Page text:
“That song that you sang in middle school is your favorite song,” she said. “You know every word of that song. You probably sang it with your friends. You’re emotionally tied to it, and you don’t even know it.”
Another reason she suggests your middle-school jams is because that’s probably before you started getting pretentious with your musical tastes.
Some people will prefer to belt out the oldies. Some will want to test out the new hits. Others might want to consider the crowd in their song decision.
“Not all 21-year-olds will know the ’90s songs,” Jones said, recalling a time where he thought he’d kill with Nirvana but was met with silence.
Select time period
Second consideration: Mood
Do you want to get everyone dancing? Do you want to dramatically wallow — or pretend to dramatically wallow — in a breakup song? Do you want to bask in the sweet innocence of teenage love?
“Sometimes I think about the lyrics, whether it expresses something that everyone wants to sing along with,” Ho said. “For example, Journey’s ‘Don’t Stop Believin’’ or Bon Jovi’s ‘Livin’ on a Prayer’ — there’s a reason those songs work, because everyone can agree on that sentiment.”
Third consideration: Vocal range
It’s helpful to have a sense of how high or low you can sing. There are six broadly defined vocal ranges (which are broken down further for the classically trained). They are, from highest range to lowest:
Most women are mezzo-sopranos, Sarah Cabrera said, whereas most men are bari-tenors — between a baritone and a tenor.
With beginner students, she starts with songs in their lower range.
“When we talk, we tend to speak in what we call the chest voice, which is where we set our low notes,” she said. “So we’re comfortable there.”
And these ranges overlap — for example, altos often can sing tenor songs. Sopranos may be able to sing tenor songs an octave higher, and tenors may be able to sing soprano songs an octave lower. Similarly, mezzo-sopranos may experiment with songs for baritone, altos with bass songs and vice versa.
New Harvard Dictionary of Music
But Park doesn’t want people to be discouraged by songs that are out of their vocal range. Many karaoke DJs will adjust the key for you, she said, and private-room karaoke remotes usually have options to modify the key.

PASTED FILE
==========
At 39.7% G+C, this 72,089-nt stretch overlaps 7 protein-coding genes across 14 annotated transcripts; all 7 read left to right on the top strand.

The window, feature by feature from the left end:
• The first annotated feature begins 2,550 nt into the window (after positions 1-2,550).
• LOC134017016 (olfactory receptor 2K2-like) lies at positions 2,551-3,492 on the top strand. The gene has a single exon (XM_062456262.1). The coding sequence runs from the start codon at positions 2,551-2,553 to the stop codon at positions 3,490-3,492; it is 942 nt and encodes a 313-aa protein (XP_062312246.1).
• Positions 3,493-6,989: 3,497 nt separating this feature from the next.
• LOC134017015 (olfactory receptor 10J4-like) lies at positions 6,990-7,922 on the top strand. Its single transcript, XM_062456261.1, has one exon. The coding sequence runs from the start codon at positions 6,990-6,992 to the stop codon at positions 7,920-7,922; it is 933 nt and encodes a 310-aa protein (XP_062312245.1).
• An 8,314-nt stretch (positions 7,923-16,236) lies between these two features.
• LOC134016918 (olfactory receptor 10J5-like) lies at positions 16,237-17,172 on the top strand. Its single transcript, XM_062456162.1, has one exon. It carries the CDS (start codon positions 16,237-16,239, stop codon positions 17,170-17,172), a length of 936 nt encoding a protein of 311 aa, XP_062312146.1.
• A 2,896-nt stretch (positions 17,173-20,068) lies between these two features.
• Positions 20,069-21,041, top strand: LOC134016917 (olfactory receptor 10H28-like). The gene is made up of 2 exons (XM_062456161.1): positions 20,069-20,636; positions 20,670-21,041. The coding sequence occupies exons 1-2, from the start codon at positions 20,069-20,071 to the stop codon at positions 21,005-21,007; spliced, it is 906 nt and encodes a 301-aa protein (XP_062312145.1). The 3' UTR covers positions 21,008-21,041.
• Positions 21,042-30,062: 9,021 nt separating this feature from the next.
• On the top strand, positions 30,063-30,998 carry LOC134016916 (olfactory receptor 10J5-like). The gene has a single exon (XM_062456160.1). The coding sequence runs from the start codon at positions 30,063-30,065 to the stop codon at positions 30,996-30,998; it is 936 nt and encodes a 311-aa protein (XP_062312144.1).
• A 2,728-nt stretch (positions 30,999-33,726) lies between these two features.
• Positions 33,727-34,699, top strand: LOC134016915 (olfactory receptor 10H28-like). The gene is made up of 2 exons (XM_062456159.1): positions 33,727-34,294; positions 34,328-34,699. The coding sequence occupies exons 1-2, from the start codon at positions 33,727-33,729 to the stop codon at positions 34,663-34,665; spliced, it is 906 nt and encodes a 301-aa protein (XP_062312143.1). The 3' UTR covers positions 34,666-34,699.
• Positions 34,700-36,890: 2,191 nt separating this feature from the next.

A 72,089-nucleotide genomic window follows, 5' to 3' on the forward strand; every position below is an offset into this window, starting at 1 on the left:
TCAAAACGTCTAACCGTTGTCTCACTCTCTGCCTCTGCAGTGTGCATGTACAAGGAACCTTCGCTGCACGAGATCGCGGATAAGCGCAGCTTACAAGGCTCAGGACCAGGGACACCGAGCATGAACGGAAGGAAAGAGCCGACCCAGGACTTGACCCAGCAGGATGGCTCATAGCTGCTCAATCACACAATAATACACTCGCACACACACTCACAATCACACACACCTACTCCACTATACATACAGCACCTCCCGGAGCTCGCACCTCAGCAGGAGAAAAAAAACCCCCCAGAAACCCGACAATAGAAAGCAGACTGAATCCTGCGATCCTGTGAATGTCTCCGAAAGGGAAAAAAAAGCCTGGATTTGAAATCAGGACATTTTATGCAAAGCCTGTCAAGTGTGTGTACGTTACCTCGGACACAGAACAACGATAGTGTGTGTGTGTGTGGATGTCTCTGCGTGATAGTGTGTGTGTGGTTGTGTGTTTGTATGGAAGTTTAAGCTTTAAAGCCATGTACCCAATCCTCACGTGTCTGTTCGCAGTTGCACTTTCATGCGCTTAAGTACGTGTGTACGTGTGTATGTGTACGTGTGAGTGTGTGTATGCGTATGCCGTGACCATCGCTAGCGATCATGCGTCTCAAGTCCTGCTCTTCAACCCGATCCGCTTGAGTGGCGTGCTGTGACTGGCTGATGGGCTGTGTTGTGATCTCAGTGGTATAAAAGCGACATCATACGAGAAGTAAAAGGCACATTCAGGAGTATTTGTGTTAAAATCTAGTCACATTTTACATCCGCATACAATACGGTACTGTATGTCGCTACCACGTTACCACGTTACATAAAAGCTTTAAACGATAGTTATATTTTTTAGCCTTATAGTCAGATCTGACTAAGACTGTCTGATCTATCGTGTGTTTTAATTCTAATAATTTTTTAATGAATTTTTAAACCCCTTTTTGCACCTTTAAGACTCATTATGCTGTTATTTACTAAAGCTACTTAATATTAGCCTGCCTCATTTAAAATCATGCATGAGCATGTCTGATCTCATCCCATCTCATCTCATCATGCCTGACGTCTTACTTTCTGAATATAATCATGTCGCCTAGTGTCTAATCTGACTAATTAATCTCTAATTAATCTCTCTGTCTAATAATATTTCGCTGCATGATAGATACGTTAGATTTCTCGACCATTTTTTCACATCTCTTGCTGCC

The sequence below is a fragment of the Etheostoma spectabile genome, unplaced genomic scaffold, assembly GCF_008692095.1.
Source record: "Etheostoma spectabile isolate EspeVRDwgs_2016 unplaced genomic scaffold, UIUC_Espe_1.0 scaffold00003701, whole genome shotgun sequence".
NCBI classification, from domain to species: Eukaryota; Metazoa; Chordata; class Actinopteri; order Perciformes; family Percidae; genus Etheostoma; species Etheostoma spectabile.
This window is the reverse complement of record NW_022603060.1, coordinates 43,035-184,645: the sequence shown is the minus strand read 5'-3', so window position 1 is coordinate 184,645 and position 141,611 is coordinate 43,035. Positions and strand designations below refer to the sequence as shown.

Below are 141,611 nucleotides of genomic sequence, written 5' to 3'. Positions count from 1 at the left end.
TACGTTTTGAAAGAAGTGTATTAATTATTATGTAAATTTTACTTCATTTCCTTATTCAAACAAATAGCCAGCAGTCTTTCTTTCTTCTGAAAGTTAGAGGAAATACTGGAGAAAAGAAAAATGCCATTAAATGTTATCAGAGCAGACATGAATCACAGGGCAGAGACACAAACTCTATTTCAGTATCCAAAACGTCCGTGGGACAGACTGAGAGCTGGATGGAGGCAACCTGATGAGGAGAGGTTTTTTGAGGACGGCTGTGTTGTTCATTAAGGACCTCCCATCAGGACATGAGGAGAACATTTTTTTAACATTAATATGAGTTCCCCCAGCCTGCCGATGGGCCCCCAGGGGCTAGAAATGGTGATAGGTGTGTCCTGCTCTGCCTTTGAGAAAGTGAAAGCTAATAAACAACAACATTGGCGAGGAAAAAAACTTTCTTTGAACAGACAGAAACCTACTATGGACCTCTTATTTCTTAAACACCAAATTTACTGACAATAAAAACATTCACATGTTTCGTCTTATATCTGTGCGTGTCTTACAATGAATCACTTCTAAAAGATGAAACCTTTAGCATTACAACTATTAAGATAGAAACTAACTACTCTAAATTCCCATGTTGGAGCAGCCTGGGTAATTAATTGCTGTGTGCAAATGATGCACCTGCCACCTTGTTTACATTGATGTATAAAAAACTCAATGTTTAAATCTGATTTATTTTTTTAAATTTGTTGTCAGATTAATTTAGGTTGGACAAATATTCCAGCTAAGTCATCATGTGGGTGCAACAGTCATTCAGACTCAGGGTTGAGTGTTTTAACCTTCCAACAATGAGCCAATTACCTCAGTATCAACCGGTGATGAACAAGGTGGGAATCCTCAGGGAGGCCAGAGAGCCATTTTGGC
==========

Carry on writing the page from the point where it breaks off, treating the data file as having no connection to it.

Select vocal range
Performance vs. sing-along
There are two main intentions when it’s your turn to sing, Alyssa Navarro said.
“You can pick a song that you’re going to smash — like a Whitney Houston or a Celine Dion song — and that’s when you want to show off,” she said. “But most of the time, to create a vibe, you pick songs that everyone knows to get the crowd moving, like ‘Dancing Queen.’”
Navarro’s go-to is “Sometimes” by Britney Spears — recently featured as a karaoke performance in the film “Fire Island” — because it’s a mixture of both.
“It’s a little bit of a show-off song, but people also like to sing along to the chorus because it’s very simple,” she said. “And then there are also dance moves.”
If you’re nervous, she said, lean into the sing-along songs so you don’t feel alone.
Sometimes the challenge isn’t the vocal range but the rhythm. “Because you can only read so fast,” said Ho. “If the words are super tongue-twister-y, you kind of have to know it ahead of time.”
Other times, there are harmonies (“Come What May” from “Moulin Rouge”), vocal textures (“Sucker” by the Jonas Brothers), key changes (Celine Dion’s “My Heart Will Go On”) or octave jumps (Idina Menzel’s “Into the Unknown” from “Frozen”).
Most untrained singers have a range of about an octave and a half, Cabrera explained. Mariah Carey songs like “Emotions” or “Can’t Let Go” have a three- to four-octave range.
“In general, upbeat songs or power ballads are safer choices than slow or sad songs,” said Graeme Hinde. “Unless you’re really confident in the power of your voice.”